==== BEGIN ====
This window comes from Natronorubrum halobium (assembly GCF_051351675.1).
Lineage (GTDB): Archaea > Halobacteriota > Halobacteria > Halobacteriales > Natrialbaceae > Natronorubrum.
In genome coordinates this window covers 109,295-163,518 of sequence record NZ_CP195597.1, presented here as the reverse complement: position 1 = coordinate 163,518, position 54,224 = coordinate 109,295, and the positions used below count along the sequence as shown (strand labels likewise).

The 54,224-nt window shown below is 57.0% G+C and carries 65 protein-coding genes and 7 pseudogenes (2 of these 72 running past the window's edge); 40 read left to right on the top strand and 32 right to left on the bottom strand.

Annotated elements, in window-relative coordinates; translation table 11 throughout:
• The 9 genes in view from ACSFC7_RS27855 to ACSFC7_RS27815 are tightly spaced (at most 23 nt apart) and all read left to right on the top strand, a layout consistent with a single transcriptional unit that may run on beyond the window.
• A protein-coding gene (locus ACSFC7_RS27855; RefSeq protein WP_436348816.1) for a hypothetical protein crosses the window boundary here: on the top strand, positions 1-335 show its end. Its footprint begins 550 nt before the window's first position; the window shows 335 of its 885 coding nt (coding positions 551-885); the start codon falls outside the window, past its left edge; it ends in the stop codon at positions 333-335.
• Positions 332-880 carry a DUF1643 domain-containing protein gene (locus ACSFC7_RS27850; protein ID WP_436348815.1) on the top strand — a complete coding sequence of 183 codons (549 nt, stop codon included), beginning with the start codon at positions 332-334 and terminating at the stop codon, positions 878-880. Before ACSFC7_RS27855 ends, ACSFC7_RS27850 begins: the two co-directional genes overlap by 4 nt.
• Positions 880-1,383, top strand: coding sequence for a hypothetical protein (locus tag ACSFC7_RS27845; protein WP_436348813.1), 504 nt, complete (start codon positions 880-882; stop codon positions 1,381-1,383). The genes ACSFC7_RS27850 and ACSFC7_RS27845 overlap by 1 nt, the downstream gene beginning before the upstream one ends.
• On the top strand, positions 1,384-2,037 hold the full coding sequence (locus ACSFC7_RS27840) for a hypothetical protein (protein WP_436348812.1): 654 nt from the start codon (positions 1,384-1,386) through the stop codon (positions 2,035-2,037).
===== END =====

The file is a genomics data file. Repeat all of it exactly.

This window comes from Natronorubrum halobium (assembly GCF_051351675.1).
Lineage (GTDB): Archaea > Halobacteriota > Halobacteria > Halobacteriales > Natrialbaceae > Natronorubrum.
In genome coordinates this window covers 109,295-163,518 of sequence record NZ_CP195597.1, presented here as the reverse complement: position 1 = coordinate 163,518, position 54,224 = coordinate 109,295, and the positions used below count along the sequence as shown (strand labels likewise).

The 54,224-nt window shown below is 57.0% G+C and carries 65 protein-coding genes and 7 pseudogenes (2 of these 72 running past the window's edge); 40 read left to right on the top strand and 32 right to left on the bottom strand.

Annotated elements, in window-relative coordinates; translation table 11 throughout:
• The 9 genes in view from ACSFC7_RS27855 to ACSFC7_RS27815 are tightly spaced (at most 23 nt apart) and all read left to right on the top strand, a layout consistent with a single transcriptional unit that may run on beyond the window.
• A protein-coding gene (locus ACSFC7_RS27855; RefSeq protein WP_436348816.1) for a hypothetical protein crosses the window boundary here: on the top strand, positions 1-335 show its end. Its footprint begins 550 nt before the window's first position; the window shows 335 of its 885 coding nt (coding positions 551-885); the start codon falls outside the window, past its left edge; it ends in the stop codon at positions 333-335.
• Positions 332-880 carry a DUF1643 domain-containing protein gene (locus ACSFC7_RS27850; protein ID WP_436348815.1) on the top strand — a complete coding sequence of 183 codons (549 nt, stop codon included), beginning with the start codon at positions 332-334 and terminating at the stop codon, positions 878-880. Before ACSFC7_RS27855 ends, ACSFC7_RS27850 begins: the two co-directional genes overlap by 4 nt.
• Positions 880-1,383, top strand: coding sequence for a hypothetical protein (locus tag ACSFC7_RS27845; protein WP_436348813.1), 504 nt, complete (start codon positions 880-882; stop codon positions 1,381-1,383). The genes ACSFC7_RS27850 and ACSFC7_RS27845 overlap by 1 nt, the downstream gene beginning before the upstream one ends.
• On the top strand, positions 1,384-2,037 hold the full coding sequence (locus ACSFC7_RS27840) for a hypothetical protein (protein WP_436348812.1): 654 nt from the start codon (positions 1,384-1,386) through the stop codon (positions 2,035-2,037).